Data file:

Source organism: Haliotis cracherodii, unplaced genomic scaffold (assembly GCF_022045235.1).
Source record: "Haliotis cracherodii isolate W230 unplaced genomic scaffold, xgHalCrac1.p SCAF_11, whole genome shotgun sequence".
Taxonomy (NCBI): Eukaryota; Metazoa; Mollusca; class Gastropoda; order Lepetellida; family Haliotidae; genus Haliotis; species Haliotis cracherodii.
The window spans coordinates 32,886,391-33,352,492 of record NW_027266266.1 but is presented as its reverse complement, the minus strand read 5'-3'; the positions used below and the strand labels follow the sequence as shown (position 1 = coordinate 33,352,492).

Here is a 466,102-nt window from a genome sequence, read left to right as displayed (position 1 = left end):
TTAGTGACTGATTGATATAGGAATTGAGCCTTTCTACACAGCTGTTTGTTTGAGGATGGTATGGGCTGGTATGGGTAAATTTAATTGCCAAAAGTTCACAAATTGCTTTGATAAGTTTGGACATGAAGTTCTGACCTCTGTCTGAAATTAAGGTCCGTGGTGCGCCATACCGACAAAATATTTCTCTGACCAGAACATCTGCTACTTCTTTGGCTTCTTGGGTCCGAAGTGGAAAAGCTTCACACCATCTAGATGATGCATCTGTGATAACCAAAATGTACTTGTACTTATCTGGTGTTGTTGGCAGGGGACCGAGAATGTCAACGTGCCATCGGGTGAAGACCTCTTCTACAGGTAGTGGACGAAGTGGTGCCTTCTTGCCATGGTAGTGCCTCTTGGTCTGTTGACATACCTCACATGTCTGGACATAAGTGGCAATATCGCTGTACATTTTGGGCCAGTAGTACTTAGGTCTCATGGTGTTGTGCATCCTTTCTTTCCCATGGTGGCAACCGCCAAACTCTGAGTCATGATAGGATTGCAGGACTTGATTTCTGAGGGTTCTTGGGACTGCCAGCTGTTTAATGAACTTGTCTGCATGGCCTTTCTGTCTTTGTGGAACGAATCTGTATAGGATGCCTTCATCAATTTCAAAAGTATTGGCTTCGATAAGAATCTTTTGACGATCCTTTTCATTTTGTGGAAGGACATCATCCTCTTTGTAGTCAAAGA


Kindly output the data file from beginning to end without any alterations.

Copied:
Source organism: Haliotis cracherodii, unplaced genomic scaffold (assembly GCF_022045235.1).
Source record: "Haliotis cracherodii isolate W230 unplaced genomic scaffold, xgHalCrac1.p SCAF_11, whole genome shotgun sequence".
Taxonomy (NCBI): Eukaryota; Metazoa; Mollusca; class Gastropoda; order Lepetellida; family Haliotidae; genus Haliotis; species Haliotis cracherodii.
The window spans coordinates 32,886,391-33,352,492 of record NW_027266266.1 but is presented as its reverse complement, the minus strand read 5'-3'; the positions used below and the strand labels follow the sequence as shown (position 1 = coordinate 33,352,492).

Here is a 466,102-nt window from a genome sequence, read left to right as displayed (position 1 = left end):
TTAGTGACTGATTGATATAGGAATTGAGCCTTTCTACACAGCTGTTTGTTTGAGGATGGTATGGGCTGGTATGGGTAAATTTAATTGCCAAAAGTTCACAAATTGCTTTGATAAGTTTGGACATGAAGTTCTGACCTCTGTCTGAAATTAAGGTCCGTGGTGCGCCATACCGACAAAATATTTCTCTGACCAGAACATCTGCTACTTCTTTGGCTTCTTGGGTCCGAAGTGGAAAAGCTTCACACCATCTAGATGATGCATCTGTGATAACCAAAATGTACTTGTACTTATCTGGTGTTGTTGGCAGGGGACCGAGAATGTCAACGTGCCATCGGGTGAAGACCTCTTCTACAGGTAGTGGACGAAGTGGTGCCTTCTTGCCATGGTAGTGCCTCTTGGTCTGTTGACATACCTCACATGTCTGGACATAAGTGGCAATATCGCTGTACATTTTGGGCCAGTAGTACTTAGGTCTCATGGTGTTGTGCATCCTTTCTTTCCCATGGTGGCAACCGCCAAACTCTGAGTCATGATAGGATTGCAGGACTTGATTTCTGAGGGTTCTTGGGACTGCCAGCTGTTTAATGAACTTGTCTGCATGGCCTTTCTGTCTTTGTGGAACGAATCTGTATAGGATGCCTTCATCAATTTCAAAAGTATTGGCTTCGATAAGAATCTTTTGACGATCCTTTTCATTTTGTGGAAGGACATCATCCTCTTTGTAGTCAAAGA